Fire unit's fund-raiser is laughing matter

April 13, 1994|By Ellie Baublitz | Ellie Baublitz,Contributing Writer

Since the 1920s, the Manchester Volunteer Fire Company has been amusing the community every spring -- except for a couple of years during World War II -- with a stage comedy.

The tradition will continue this weekend when yet another loosely organized group of actors presents Edwin S. Day's "Good Night, Ladies," a three-act farce written about 1940.

This is not a theatrical group with a name but folks from the fire company and their relatives and friends -- in short, whoever is interested.

The group's object: to raise money for the fire company and to have fun, not always in that order.

"I think the people that come to the play know most of the people who are in it and enjoy it," said John Timberman, who is his 27th play, having started at age 19.

"Good Night, Ladies" revolves around the three siblings -- two sisters and their brother -- who inherit an old house near a college campus. The problem is that the house is mortgaged and the three are in danger of losing it.

To earn money, the family decides to turn the house into a girls' dormitory, but runs into resistance from the college's bumbling dean of students.

The trio gets some help from the boyfriend of one of the sisters and a college professor with an ulterior motive, played by Mr. Timberman.

Monday night's rehearsal demonstrated why the group has so much fun. The story itself is humorous, as a naughty scheme of deception unfolds to save the home.

Double-entendres in the script kept the actors in giggles, as did improper seating posture and missed cues. When Mr. Timberman delivered one line in a Donald Duck voice, Mary Burke, playing one of the sisters, laughed so hard she almost couldn't continue.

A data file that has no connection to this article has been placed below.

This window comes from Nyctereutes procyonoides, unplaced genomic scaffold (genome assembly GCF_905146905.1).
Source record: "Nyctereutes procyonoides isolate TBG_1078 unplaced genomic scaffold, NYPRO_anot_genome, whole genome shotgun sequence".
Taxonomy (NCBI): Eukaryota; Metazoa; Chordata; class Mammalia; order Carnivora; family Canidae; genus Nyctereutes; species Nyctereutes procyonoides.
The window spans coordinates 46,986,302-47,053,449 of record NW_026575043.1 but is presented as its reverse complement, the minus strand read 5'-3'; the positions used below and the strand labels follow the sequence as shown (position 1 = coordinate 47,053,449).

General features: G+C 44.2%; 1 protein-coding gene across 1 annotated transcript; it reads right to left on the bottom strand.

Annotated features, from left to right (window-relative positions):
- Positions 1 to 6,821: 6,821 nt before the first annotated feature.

"Comedy is all we do," said Elwin Wagner, who plays the dean of students, who repeatedly misidentifies people and runs into walls. "If we did something serious I don't think anybody would come."

Lynne Feeser is this year's newcomer. She's never acted before, but convincingly portrays a college freshman.

"I'm Angela -- she's kind of a cheerleader type. She's very spirited and excited to be going off to college," Ms. Feeser said. "I go along with the plot to fool the dean."

In her second year, Bobbi Vinson directs the play and takes the role of one of the sisters.

"It's really a contemporary story -- we didn't have to change any lines, so it worked out nicely," said Ms. Vinson, who was good-naturedly fussed at for being late.

She had an excuse, though -- a sick baby.

The Manchester plays boast such alumni as Carroll County Commissioner Elmer Lippy, from whom Mr. Timberman learned much.

"Elmer was very good, and I learned a lot from him about being ready for just about anything," Mr. Timberman said, "for instance, trying to prepare yourself for an ad lib because you never know when the situation is going to warrant it."

The group uses a prompter to aid them with lines, but the help isn't always prompt.

"What the audience really looks for is the human element," Mr. Timberman said. "I've forgot a line on numerous occasions and I'll walk over to the prompter and say, 'I forgot my line, what's next?' and the audience loves it."

In the strictly amateur production, other things happen as well -- pictures plummet to the floor, fake mustaches fall off, men impersonate women and vice versa, making for interesting character appearances.

"The fire siren goes off once in a while and we just stop the play," Mr. Timberman said. "It went off once and I and the lady who was on stage with me did a dance until it stopped."

But, that's what it's all about -- having fun.

"Good Night, Ladies" will be performed at 8 p.m. Friday and Saturday and at 2:30 p.m. Sunday in the upstairs auditorium of the firehouse, 3209 Main St. Tickets cost $4 for adults and $2 for children ages 5-12, at the door. Information: 848-8167 (days) or 374-5632 (evenings).

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